Transgender troops tell Congress transitioning made them stronger

Army Captain Alivia Stehlik, one of the transgender troops speaking at the Military Personnel Subcommittee hearing on 'Transgender Service Policy.' on Capital Hill on February 27, 2019 in Washington, DC.

Transgender troops have testified on Capitol Hill about their ability to serve in the military, saying that undergoing the process of transitioning has made them stronger.

Five active duty transgender service members testified in front of the House Armed Services Subcommittee on Military Personnel on Wednesday (February 27).

Army Staff Sergeant Patricia King has served in the military for 19 years and has been deployed to Afghanistan three times. Navy Lieutenant Commander Blake Dremann and Army Captain Jennifer Peace have both been in the armed forces for more than 15 years, while Army Captain Alivia Stehlik has been serving for a decade and Navy Petty Officer 3rd Class Akira Wyatt for seven years.

Stehlik, an infantry officer and West Point graduate who has been serving for a decade, transitioned in 2016 and came back from her deployment in Afghanistan in January.

Transgender troops Navy Lt. Commander Blake Dremann, Army Capt. Alivia Stehlik, Army Capt. Jennifer Peace, Army Staff Sgt. Patricia King, Navy Petty Officer 3rd Class Akira Wyatt, and Dr. Jesse M. Ehrenfeld, chair-elect of the American Medical Association Board of Trustees speak at the Military Personnel Subcommittee hearing on "Transgender Service Policy."

Five active duty transgender troops speak at the Military Personnel Subcommittee hearing on February 27, 2019 in Washington, DC. (Tasos Katopodis/Getty)

“What is the value of having transgender people in the military? Based on my experience first as a combat arms officer and medical provider, the answer is unequivocally that my transition—and so many others—has dramatically increased the readiness and lethality of every branch of the armed forces,” Stehlik told the committee, quoted in the Associated Press (AP).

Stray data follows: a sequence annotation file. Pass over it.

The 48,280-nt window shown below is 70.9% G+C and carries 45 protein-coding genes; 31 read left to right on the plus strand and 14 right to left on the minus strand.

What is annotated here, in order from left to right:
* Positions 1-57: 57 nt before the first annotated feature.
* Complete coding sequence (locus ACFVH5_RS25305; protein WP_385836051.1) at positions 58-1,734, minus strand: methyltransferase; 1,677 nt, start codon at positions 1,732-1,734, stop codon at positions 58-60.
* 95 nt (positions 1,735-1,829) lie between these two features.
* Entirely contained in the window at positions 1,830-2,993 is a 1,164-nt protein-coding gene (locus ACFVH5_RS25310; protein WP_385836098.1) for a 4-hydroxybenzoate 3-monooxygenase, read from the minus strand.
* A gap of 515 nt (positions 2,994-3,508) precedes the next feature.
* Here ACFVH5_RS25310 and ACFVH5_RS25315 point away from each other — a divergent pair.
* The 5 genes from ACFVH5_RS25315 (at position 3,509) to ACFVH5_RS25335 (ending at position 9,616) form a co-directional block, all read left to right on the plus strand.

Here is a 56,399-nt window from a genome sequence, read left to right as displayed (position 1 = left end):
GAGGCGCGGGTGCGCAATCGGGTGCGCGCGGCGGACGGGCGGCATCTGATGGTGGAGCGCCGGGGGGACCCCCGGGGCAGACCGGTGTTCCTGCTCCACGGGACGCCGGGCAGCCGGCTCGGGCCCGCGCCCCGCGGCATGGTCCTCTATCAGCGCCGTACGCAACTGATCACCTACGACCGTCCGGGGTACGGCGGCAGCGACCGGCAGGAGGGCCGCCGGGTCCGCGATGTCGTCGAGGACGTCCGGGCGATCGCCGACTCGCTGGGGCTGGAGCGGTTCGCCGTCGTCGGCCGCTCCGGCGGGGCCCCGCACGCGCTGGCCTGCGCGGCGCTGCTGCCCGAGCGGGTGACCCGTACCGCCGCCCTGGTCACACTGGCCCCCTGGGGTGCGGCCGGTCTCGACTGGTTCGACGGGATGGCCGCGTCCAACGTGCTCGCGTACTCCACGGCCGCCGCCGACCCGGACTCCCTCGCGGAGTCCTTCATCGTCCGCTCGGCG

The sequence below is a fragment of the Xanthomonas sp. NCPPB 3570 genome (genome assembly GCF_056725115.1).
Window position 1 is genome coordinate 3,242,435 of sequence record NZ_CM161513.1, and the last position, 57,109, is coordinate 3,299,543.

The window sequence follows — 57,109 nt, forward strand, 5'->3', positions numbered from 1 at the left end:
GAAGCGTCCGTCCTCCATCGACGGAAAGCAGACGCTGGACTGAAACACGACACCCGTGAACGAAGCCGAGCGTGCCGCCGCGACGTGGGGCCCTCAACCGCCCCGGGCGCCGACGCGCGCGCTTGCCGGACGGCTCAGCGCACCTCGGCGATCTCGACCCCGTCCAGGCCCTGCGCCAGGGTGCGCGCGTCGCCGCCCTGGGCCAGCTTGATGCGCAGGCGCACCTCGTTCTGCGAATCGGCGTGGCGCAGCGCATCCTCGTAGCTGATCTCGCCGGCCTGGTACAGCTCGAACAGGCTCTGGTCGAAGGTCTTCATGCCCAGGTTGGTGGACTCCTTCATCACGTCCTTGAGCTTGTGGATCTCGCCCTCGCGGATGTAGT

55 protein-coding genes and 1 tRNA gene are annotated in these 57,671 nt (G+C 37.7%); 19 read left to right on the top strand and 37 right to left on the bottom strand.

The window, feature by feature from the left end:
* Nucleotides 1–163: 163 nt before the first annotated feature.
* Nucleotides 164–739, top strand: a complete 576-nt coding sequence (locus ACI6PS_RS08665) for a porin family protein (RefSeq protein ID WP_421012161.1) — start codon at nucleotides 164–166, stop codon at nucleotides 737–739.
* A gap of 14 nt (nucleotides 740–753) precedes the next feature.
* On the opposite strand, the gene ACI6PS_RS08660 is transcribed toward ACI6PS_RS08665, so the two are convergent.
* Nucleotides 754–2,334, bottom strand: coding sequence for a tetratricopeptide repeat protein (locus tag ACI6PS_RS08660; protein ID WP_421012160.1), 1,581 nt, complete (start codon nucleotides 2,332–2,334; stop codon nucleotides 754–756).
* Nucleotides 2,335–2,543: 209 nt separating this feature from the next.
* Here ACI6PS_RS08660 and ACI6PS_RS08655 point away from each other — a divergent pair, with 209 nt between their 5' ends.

Committee chairwoman, Congresswoman Jackie Speier, organised the meeting and thanked the transgender troops for their courage in sharing their experience on such a public platform.

Speier said there are 14,700 transgender individuals currently serving in the army.

According to USA Today, 1,524 transgender soldiers have been diagnosed with gender dysphoria in the past three years, when they became able to serve openly.

The cost of the treatment incurred by the Department of Defense for all these troops was estimated at $7.9 million—which amounts to less than one hundred-thousandth, or 0.001 percent, of the 2019 military budget alone.

Trump’s ban on transgender troops compared to “Don’t Ask, Don’t Tell” policy

Speier dubbed the policy proposed by President Donald Trump’s administration as “discriminatory, unconstitutional and self-defeating” and warned it would mark a return to the “Don’t Ask, Don’t Tell” regime preventing gay, lesbian and bisexual soldiers from openly serving in the army, which was repealed under President Barack Obama in 2010.

“Telling transgender service members they can serve but not fully express their identities would represent a return to the froth paranoia of ‘Don’t Ask, Don’t Tell,'” said Speier, who fought to lift the previous ban on transgender troops openly serving in the military in 2015.

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